"application of long-term resident for passage
      with vehicle." And there is also the
      "application of long-term resident for bringing
      a new motor vehicle into the seam zone."
      Entering and exiting would be through the
      transfer point cited in the personal permit,
      upon presentation of the permit.

      In the third form, Paz describes the way in
      which Palestinians who are not long-term
      residents of the seam zone can enter the seam
      zone. The directive delineates 12 categories of
      potential applicants for entry permits: owner
      of a business in the seam zone; merchant;
      employee; farmer; teacher; student; employee of
      the Palestinian Authority; visitor; employee of
      an international organization; employee of a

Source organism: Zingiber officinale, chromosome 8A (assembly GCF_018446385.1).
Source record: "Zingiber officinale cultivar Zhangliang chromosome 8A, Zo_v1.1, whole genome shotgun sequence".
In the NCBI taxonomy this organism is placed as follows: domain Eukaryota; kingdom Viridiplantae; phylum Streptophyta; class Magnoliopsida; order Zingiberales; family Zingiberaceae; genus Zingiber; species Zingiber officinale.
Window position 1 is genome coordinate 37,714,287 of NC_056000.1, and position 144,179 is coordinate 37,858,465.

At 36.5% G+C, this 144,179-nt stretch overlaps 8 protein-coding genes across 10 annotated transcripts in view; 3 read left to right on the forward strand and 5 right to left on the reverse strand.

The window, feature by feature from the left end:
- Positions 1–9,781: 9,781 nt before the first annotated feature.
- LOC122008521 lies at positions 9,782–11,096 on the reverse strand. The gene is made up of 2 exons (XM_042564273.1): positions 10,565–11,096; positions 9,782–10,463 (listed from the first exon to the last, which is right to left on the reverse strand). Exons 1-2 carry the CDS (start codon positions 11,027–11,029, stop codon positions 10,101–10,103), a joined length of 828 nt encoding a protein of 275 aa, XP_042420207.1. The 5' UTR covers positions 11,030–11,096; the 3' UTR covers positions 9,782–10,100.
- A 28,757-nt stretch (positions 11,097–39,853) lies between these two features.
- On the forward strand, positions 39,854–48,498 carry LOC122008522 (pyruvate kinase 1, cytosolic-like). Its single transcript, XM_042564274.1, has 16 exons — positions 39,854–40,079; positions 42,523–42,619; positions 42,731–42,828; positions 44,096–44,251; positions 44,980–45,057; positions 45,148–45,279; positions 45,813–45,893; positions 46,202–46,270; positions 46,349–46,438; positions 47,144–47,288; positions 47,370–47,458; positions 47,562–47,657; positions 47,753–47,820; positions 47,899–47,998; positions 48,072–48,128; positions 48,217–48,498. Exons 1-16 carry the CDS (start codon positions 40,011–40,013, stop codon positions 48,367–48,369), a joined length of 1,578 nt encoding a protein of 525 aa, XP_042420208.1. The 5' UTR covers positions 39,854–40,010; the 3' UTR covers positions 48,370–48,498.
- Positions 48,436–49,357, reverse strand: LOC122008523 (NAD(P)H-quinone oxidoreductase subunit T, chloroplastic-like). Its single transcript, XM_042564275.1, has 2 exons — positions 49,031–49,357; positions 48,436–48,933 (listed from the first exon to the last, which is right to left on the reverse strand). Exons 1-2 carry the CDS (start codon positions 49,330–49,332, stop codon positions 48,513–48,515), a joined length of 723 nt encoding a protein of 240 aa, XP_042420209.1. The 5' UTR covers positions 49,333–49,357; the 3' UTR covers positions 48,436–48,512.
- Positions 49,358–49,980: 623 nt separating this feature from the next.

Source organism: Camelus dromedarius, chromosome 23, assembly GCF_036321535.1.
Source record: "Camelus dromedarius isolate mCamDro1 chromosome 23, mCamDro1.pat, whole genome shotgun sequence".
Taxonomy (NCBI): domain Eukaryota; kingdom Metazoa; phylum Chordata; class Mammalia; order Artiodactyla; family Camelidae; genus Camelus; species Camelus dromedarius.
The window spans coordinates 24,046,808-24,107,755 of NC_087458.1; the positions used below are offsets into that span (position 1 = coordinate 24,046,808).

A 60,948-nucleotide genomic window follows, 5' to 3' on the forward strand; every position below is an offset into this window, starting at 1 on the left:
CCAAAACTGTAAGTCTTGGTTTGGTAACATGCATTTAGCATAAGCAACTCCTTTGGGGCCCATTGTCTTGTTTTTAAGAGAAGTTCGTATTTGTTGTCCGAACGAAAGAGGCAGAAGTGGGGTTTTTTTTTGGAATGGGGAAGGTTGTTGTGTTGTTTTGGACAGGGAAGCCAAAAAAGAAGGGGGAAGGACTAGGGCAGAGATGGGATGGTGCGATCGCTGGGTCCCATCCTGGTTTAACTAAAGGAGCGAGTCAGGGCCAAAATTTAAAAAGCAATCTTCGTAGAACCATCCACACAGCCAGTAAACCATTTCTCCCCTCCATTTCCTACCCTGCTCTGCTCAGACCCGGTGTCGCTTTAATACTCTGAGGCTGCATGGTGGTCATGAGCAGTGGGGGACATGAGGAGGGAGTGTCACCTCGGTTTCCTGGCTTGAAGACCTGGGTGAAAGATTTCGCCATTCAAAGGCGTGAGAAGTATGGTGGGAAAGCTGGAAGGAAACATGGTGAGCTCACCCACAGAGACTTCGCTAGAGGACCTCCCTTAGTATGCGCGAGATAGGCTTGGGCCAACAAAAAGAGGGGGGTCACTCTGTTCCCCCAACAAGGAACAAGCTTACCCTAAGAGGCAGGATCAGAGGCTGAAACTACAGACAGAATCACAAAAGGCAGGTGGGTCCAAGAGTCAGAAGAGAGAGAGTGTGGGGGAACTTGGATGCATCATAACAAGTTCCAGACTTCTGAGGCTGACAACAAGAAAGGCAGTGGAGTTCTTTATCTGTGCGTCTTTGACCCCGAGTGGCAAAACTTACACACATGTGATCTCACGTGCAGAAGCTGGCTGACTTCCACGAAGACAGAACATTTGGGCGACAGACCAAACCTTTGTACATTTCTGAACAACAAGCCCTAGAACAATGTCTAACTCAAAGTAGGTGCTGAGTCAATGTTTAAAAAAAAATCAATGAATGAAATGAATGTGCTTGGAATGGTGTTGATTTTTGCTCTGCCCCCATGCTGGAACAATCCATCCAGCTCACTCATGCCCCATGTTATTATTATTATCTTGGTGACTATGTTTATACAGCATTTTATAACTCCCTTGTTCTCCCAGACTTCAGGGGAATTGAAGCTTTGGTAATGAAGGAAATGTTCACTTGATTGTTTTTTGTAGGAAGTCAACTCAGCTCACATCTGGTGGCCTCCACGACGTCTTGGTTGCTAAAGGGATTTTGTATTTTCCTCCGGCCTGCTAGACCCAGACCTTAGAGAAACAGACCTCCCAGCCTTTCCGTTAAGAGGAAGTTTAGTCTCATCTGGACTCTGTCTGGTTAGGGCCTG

local authority or infrastructure company;
      member of a medical team; and "all other
      objectives." Correspondingly, 12 forms for
      applying for the appropriate permit are
      enclosed. A photograph must be affixed to the
      application, and all pertinent details must be
      filled in.

      A school principal who submits the application
      for a teacher's entry permit must note, aside
      from the name and address of the school, the
      classroom, institution that certified the
      teacher, serial number of teaching certificate
      and the date and place of issue. A visitor must
      note the name and other personal details of the
      long-term resident who is hosting him; the